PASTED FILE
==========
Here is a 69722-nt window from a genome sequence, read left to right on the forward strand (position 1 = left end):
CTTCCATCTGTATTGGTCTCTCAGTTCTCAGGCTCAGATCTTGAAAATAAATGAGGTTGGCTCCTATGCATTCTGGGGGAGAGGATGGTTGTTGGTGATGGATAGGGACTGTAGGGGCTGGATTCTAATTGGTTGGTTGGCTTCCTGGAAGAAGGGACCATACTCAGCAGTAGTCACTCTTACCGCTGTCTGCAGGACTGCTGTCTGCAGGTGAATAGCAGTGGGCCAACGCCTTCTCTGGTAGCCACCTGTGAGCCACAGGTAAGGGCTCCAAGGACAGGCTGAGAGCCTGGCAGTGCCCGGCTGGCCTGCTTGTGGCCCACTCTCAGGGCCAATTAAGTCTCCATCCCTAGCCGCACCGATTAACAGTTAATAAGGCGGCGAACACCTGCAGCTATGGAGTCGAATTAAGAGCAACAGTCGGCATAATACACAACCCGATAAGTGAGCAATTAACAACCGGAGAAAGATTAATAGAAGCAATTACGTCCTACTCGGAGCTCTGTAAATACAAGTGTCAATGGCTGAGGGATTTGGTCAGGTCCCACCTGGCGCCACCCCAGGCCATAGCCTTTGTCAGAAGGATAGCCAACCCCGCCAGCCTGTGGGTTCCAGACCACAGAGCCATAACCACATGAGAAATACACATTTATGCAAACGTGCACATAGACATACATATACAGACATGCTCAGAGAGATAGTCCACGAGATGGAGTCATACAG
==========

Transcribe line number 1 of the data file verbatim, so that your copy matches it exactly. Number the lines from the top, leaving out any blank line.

Here is a 69722-nt window from a genome sequence, read left to right on the forward strand (position 1 = left end):